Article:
yield `You eat cookie ${index++}`
  }
}


 

Ok how would we run it now that we have a function?

let todaysOreos = giveOreo()
console.log(todaysOreos.next().value) //You eat cookie 1
console.log(todaysOreos.next().value) //You eat cookie 2
console.log(todaysOreos.next().value) //You eat cookie 3
console.log(todaysOreos.next().value) //You eat cookie 4
console.log(todaysOreos.next().value) //You eat cookie 5

Great. We have a our 5 cookies. What about when we call it again?

console.log(todaysOreos.next().value) // nothing returned

So no more cookies. But can we force the generator to tell us that there are no more cookies? “ When a generator is finished, subsequent next calls will not execute any  of that generator’s code, they will just return an object of this form: {value: undefined, done: true}.” But to get the generator to be “done” we have to return something. Lets do that.

If we change the code, we can get back one last message then then the generator is done:

function* giveOreo(){
  let index=1; //start with 1, you cant get 0 cookies if you take a cookie
  while(index <= 5){
    yield `You eat cookie ${index++}`
  }
  return "No more cookies for you"
}

let todaysOreos = giveOreo()
console.log(todaysOreos.next().value) //You eat cookie 1
console.log(todaysOreos.next().value) //You eat cookie 2
console.log(todaysOreos.next().value) //You eat cookie 3
console.log(todaysOreos.next().value) //You eat cookie 4
console.log(todaysOreos.next().value) //You eat cookie 5
console.log(todaysOreos.next().value) // "No more cookies for you"
console.log(todaysOreos.next().value) // undefined

Now if we REALLY wanted to just keep getting messages instead of undefined we could do this: make a permanent message loop after the cookie loop is done This could be a little more useful than an undefined.

function* giveOreo(){
let index=1; //start with 1, you cant get 0 cookies if you take a cookie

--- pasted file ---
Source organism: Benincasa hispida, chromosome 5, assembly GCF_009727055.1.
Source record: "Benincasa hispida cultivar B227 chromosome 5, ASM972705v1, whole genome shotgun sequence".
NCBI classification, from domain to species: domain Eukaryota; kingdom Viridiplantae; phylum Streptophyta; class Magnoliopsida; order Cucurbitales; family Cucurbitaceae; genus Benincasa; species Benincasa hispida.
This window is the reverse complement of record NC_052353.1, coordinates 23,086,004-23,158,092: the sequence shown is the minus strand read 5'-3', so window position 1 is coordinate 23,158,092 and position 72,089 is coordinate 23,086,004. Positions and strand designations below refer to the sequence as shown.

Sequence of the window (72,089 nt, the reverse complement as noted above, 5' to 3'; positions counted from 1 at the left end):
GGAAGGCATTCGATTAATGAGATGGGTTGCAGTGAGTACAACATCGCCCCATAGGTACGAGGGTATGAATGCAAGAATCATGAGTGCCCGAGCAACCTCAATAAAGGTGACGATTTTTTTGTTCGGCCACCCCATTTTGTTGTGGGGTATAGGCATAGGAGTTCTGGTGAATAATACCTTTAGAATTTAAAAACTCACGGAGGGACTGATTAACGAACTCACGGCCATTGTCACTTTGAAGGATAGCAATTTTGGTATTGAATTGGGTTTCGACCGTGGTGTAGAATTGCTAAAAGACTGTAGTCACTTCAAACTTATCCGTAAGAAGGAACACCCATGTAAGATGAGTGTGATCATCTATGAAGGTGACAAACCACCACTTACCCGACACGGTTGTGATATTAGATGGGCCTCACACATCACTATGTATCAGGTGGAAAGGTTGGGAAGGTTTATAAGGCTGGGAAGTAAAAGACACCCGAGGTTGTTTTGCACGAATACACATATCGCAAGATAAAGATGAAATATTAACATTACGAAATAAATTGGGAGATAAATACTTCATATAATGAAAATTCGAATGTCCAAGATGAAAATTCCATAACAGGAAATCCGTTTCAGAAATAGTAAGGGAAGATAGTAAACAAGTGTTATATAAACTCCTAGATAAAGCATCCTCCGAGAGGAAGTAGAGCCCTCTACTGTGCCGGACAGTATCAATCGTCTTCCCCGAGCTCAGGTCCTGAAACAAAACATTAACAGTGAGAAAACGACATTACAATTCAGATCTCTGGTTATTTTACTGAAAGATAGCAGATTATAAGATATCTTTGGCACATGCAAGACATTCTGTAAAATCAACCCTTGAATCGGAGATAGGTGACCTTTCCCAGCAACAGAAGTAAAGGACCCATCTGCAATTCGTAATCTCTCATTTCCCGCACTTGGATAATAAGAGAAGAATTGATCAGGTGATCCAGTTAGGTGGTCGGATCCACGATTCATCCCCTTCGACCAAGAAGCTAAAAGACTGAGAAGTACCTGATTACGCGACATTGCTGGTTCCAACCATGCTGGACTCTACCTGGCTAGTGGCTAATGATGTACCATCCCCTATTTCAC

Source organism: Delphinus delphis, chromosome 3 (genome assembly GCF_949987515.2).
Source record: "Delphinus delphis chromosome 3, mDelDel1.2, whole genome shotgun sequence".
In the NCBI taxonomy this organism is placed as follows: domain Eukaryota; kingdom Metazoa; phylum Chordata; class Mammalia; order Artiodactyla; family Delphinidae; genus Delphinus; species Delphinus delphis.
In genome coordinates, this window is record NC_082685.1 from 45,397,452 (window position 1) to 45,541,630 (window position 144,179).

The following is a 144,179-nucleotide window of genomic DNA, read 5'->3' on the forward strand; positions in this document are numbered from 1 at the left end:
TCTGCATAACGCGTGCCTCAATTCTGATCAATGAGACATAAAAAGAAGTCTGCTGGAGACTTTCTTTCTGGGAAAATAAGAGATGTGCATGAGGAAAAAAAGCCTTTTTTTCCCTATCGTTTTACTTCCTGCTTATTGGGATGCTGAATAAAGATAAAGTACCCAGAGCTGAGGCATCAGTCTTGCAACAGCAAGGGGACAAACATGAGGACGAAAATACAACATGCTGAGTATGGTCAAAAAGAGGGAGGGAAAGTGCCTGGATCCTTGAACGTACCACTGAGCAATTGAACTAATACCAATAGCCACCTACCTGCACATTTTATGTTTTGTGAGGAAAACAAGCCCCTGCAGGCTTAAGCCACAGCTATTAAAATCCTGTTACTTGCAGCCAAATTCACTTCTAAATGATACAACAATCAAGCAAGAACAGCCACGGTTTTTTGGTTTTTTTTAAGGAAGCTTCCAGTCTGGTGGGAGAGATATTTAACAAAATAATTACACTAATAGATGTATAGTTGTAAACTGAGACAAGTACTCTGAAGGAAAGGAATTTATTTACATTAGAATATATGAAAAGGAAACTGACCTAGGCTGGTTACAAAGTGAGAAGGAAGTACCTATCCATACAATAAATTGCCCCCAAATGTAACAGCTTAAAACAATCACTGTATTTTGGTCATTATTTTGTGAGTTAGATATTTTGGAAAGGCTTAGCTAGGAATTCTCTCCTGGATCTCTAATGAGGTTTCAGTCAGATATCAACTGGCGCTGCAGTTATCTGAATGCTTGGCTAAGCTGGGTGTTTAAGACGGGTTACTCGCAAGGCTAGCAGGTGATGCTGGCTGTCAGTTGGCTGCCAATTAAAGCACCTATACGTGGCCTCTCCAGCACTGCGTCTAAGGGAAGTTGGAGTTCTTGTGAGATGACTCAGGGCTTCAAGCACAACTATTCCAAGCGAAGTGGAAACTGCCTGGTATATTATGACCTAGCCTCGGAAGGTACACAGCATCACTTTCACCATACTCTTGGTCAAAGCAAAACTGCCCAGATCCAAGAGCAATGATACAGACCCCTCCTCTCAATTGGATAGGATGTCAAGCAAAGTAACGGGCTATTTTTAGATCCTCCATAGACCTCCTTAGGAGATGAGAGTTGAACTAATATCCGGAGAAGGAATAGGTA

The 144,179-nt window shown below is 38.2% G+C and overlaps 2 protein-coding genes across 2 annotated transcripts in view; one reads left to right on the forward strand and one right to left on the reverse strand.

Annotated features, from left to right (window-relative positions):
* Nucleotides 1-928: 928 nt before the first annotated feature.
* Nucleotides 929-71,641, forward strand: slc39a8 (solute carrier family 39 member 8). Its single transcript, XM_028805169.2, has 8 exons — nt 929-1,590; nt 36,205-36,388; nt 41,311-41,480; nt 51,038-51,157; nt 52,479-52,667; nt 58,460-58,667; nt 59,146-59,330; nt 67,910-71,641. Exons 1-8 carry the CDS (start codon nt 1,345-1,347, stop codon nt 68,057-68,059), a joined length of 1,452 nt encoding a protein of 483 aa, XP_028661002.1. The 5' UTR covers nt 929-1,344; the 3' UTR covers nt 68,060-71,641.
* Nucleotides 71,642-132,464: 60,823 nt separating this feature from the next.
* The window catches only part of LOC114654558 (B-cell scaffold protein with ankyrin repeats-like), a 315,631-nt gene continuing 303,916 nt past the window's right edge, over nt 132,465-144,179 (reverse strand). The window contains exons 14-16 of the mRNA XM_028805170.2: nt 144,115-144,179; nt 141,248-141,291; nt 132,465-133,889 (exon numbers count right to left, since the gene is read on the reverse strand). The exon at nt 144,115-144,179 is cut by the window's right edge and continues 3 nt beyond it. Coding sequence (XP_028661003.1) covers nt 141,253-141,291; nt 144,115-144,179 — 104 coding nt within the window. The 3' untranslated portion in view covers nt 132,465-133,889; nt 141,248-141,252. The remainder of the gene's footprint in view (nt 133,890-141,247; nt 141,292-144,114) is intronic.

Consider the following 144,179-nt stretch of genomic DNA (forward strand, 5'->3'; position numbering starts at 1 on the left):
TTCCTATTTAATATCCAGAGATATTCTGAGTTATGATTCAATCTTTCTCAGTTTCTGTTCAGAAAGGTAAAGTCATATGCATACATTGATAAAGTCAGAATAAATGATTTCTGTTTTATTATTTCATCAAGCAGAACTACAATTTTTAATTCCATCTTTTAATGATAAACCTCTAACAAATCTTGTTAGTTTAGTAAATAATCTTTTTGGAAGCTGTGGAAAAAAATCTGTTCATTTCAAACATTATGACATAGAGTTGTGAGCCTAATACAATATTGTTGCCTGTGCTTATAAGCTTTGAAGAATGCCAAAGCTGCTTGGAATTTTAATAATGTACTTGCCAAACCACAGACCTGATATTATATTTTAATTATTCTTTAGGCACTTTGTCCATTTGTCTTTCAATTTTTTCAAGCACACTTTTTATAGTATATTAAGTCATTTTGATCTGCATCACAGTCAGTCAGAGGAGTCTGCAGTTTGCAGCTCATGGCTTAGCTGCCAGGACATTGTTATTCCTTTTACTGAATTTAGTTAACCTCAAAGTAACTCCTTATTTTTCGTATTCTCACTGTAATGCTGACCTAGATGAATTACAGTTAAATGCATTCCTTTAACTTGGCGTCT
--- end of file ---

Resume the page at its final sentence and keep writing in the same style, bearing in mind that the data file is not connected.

while(index <= 5){
    yield `You eat cookie ${index++}`
  }
  while(true){yield "No more cookies for you"}
}

let todaysOreos = giveOreo()
console.log(todaysOreos.next().value) //You eat cookie 1
console.log(todaysOreos.next().value) //You eat cookie 2
console.log(todaysOreos.next().value) //You eat cookie 3
console.log(todaysOreos.next().value) //You eat cookie 4
console.log(todaysOreos.next().value) //You eat cookie 5
console.log(todaysOreos.next().value) //"No more cookies for you"
console.log(todaysOreos.next().value) // No more cookies for you
console.log(todaysOreos.next().value) // No more cookies for you

The rest parameter (…args) vs the arguments object

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The rest parameter (…args) vs the arguments object

So I was listening to the Syntax.fm podcast, which is about various web development topics. In one of the episodes they were talking about the rest parameter, and one of the hosts had mentioned that they were using it often. I decided to check it out. According to Mozilla “the rest parameter syntax allows us to represent an indefinite number of arguments as an array.”[A] Just by looking at this statement, I realize how useful this could be. One scenario that crossed my mind was if we have an unknown number of arguments bein passed in, we can rely on the rest parameter to handle the acceptance, then use the functions logic to form a logic path based on the number of arguments being passed in.

Why not use the arguments array?

A good question would be, why care about the rest parameter, if JavaScript already has an arguments array? Well, the thing is, the arguments OBJECT is an ARRAY-LIKE STRUCTURE, meaning it’s not an array. It’s like an array, in that we can access arguments inside the “arguments object” by using indexed entries, such as argument[3]. Unlike an array, we cannot use array features such as map, push, pop, etc. As per Mozilla, it “does not have any Array properties except length.”[B] What the rest parameter does is place unnamed arguments inside an array, which we can manipulate as any other array.

Why use the arguments object at all?

The arguments object does still have it’s uses. Only unnamed parameters are placed in the rest parameter, so to access named parameters you still need to use their binding names, or reference their index in the arguments object. Another feature that the arguments object has is the callee function, which holds the current executing function. This itself can be it’s own topic, so I’ll let the reader look it up further for now.

In conclusion, both labels have their own reasons to be used, and I would like to think of them as complementary to each other.

Linters

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Having attended several meetups and conferences, I have heard of the term “linter” used. I wasn’t sure what it was and was surprised that I had not used it before. But actually, I have but didn’t know that it was a linter.“A linter or lint refers to tools that analyze source code to flag programming errors, bugs, stylistic errors, and suspicious constructs” (A) In CS50, an Introduction to Computer Science, we used a program called “style50”, that would look for stylistic errors. Wow I was already using a linter and didn’t even know it.